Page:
Compiler vs. Hardware
As I said before, there are 2 levels of each memory model property - compiler level and hardware level.
For example, let's consider visibility. Consider the following C/C++ program:
g_var = 0;
g_var = ...;
Hardware visibility guarantees do not relevant for us yet, because C/C++ compiler can transform the program as:
register = 0;
register = ...;
g_var = register;
And our stores to 'g_var' won't be visible to other threads until loop end. So, first we need to ensure that our high-level language memory access will be compiled to proper machine code memory accesses, and only then hardware guarantees will come into play.
The same for ordering - if a compiler will reorder 2 memory accesses during compilation, hardware can't help - there is no way to restore broken ordering. So first we need to ensure ordering of memory accesses on compiler level, and then ensure ordering on hardware level.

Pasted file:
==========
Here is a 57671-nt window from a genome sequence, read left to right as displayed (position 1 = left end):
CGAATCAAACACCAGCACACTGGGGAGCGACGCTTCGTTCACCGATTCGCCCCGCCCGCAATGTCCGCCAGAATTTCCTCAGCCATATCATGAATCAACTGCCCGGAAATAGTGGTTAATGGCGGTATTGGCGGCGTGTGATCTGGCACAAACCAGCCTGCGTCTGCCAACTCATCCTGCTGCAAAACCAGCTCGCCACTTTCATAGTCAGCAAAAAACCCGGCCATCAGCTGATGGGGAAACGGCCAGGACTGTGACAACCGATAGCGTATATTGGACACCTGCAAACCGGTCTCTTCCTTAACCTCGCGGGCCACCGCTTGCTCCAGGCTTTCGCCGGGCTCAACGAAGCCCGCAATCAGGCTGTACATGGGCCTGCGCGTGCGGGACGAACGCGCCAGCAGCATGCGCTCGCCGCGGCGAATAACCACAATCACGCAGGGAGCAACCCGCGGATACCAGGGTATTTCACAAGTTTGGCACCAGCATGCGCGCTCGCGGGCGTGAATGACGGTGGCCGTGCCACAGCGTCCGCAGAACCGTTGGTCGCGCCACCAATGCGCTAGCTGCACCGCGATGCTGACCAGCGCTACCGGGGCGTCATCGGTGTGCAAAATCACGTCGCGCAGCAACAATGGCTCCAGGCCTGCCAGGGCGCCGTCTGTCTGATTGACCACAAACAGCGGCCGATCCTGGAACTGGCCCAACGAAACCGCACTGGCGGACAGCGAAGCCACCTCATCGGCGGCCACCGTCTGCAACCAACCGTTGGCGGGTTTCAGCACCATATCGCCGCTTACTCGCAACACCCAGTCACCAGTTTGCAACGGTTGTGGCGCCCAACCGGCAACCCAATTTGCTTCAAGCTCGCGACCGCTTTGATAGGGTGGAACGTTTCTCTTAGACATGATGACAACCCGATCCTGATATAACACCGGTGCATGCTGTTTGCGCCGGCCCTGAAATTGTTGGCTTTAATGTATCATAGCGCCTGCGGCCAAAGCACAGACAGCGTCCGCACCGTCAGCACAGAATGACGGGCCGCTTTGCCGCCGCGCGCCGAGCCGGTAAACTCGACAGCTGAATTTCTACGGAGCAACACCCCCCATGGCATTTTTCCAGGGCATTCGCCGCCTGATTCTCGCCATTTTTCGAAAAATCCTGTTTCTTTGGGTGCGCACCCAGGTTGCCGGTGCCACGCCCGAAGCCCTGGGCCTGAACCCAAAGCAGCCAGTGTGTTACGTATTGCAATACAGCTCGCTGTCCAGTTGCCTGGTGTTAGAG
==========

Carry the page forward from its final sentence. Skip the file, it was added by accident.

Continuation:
And the same for atomicity - if in C/C++ program we have a load of 64-bit variable, in 32-bit mode it will most likely result in 2 separate 32-bit loads, and there is no way how hardware can restore atomicity - they are not already atomic.
However, if your language provides solid abstract memory model (like C1x, C++0x, Java or CLI/.NET) then you are working on that level only. For example, in Java/CLI loads and stores of object references are atomic, and you basically do not care on what hardware the program will run - compiler will ensure "end-to-end" atomicity by whatever means it finds it more efficient or whatever. Or if you use C1x atomic_store_explicit(memory_order_release), you also do not care about underlying mechanics - compiler have to ensure claimed guarantees on all levels.
One last note about visibility and abstract memory models. As far as I know, both C1x/C++0x/Java/CLI memory models do not guarantee visibility formally, that is, most multi-threaded programs are perfectly allowed to hang and make no forward progress - changes just won't propagate between threads. It's very involved question related to cooperative scheduling, fairness and variations in hardware, it's very difficult to specify formally, and it's farmed out to QOI (Quality Of Implementation). Don't afraid that, all sane practical language implementations do guarantee best-effort visibility.
Move on to Scalability Prerequisites